“They wouldn’t send me so I decided to go by myself,” she remembers. “Grozny became my destination and later became my home.”

Markosian went back repeatedly after that first visit and soon became a specialist in covering a region where, she says, many of her colleagues don’t want to go. She moved to Chechnya last November to live there full-time. But, she says, her close relationship with the area doesn’t mean that it’s not a risky place to live and work—kidnappings are frequent, she says—or that such risk does not affect her photographs. Although Russian leaders declared the region normalized and peaceful three years ago today, following more than a decade of wars against rebels, life is still fraught. They may not appear in the frames, but Chechen authorities are the unseen presence in the work shown in this gallery, a personal project through which Markosian addresses the lives of girls growing up in Chechnya.

“It’s one thing to come here for a week like I used to do. It’s another to start living here, and not only hear what these women are going through but actually experience it yourself,” she says.

Markosian says that Chechnya has experienced a wave of Islamicization since the collapse of the Soviet Union: religious dress codes are mandatory, young (and polygamous) marriages are frequent and gender roles are increasingly conservative. The president, Ramzan Kadyrov, has said publicly that women are the property of their husbands. And at the same time, high unemployment has meant that many young women who are already becoming mothers still live with their own parents.

For Markosian, this has meant that—after she was told by security officers that her belt full of lenses made her look like a suicide bomber—she carries a handbag rather than the photographer’s gear bag to which she was accustomed, and that she has gotten used to being questioned or having her photographs deleted by officers. “As a regular citizen I don’t feel danger,” she says, “but just because I’m doing something a little out of the ordinary, especially for a woman, I’m looked at more carefully.”

It has also changed her working process. Because of what she says is widespread but justified distrust, people are wary of being shown doing anything that could be perceived as unusual. Something as seemingly innocent as a photograph of a woman smoking a cigarette could have dire consequences. The fear of being different has been a particular obstacle for photographing teenagers, as their parents are worried about what might happen if their children are seen as nonconforming.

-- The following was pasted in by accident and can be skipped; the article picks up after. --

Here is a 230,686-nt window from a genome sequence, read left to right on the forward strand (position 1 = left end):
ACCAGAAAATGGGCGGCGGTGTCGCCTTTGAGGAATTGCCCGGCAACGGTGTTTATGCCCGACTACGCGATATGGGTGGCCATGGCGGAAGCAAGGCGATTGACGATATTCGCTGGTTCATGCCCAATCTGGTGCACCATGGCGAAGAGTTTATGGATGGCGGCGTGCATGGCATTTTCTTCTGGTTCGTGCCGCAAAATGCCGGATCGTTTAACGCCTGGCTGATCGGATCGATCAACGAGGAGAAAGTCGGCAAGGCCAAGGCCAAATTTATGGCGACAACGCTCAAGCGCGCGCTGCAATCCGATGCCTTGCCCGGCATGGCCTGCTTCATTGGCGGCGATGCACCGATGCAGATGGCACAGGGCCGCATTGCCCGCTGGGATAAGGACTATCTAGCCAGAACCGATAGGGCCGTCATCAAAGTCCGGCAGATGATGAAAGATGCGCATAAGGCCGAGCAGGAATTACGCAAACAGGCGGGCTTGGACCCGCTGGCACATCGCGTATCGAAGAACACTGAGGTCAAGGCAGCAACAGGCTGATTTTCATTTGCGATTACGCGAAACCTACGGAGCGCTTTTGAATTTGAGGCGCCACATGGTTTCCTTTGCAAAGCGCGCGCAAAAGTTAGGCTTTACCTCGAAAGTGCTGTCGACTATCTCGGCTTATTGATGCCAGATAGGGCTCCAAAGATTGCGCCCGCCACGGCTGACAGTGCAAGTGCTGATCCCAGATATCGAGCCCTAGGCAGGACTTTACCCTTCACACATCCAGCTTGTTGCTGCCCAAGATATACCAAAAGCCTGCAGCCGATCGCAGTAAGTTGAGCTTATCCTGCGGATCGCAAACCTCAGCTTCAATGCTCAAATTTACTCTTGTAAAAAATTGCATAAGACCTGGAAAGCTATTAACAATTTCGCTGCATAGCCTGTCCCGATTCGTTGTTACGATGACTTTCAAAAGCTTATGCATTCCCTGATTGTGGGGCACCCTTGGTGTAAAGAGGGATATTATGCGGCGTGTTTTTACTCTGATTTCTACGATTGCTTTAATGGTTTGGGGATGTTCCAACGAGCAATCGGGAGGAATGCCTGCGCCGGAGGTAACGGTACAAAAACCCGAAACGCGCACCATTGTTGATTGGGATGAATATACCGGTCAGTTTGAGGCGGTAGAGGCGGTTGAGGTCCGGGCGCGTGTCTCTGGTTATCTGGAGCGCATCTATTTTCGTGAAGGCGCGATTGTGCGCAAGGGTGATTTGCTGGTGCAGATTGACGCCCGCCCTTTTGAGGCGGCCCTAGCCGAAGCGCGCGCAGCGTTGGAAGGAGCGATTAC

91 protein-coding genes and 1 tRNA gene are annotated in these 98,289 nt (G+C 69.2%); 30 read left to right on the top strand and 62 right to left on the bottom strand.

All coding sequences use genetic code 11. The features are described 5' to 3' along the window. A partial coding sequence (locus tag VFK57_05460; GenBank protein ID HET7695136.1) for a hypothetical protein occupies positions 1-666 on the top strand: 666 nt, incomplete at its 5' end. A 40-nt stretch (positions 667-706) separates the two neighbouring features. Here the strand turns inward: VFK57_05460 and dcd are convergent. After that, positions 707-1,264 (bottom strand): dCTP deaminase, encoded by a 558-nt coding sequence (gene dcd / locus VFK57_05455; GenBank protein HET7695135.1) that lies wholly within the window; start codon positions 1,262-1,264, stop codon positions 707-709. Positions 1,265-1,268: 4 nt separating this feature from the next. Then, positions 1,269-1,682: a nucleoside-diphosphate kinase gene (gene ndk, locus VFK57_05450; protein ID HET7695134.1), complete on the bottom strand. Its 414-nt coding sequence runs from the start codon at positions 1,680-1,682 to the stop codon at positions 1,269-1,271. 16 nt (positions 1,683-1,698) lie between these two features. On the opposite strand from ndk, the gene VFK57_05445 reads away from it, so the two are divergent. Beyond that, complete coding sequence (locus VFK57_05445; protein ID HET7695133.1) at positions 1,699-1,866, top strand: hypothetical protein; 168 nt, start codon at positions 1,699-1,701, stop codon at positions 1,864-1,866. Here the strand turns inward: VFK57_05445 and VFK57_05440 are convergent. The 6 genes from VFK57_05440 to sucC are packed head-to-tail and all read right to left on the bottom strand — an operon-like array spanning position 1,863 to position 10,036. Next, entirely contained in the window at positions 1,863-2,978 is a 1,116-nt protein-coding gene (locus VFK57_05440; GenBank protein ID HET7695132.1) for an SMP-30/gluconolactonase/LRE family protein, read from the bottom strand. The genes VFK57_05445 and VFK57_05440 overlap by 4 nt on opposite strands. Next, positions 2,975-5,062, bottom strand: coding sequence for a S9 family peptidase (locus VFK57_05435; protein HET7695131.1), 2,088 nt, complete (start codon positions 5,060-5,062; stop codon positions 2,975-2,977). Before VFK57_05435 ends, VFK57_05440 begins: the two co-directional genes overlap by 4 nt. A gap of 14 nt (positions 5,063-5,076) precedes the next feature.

But Markosian says that, by spending weeks with her subjects before taking a single photograph, she has been able to gain the access necessary for the project. And, in doing so, she says she has found these women to be a mirror for Chechnya as a whole. “That entire idea of a generation building itself and the resilience these girls have really motivated me,” she says. “They are trying to make something of themselves at the same time that this region is trying to build after almost two decades of war.”

Diana Markosian is a photographer based in Chechnya. See more of her work here.

Photographer #432: Eric Bouvet

Eric Bouvet, 1961, France, started his career in 1981 after studying Art and Graphic Industries in Paris. During the 80’s he worked as a staff photographer at Gamma agency. In 1990 he launched his freelance career and has since been an independant photojournalist. He has traveled extensively to many conflict zones as Iraq, Iran, Sudan, Somalia, former Yugoslavia and very recently Libya. He has covered the gruesome war in Chechnya for a long period and has visited Afghanistan a dozen of times since 1986, witnissing the various wars the country has suffered. His images have an intimate and up-close character. His work has been published in numerous magazines as Time, Life, Newsweek, Stern and the New York Times magazine. He has worked with a variety of NGO’s and charities as Medecins Sans Frontieres and the International Red Cross. His work has received several awards amongst which are five World Press Awards. The following images come from the series The Beginning (Libya), Uzbin Valley (Afghanistan) and Russian Commandos – Chechnya.

Website: www.ericbouvet.com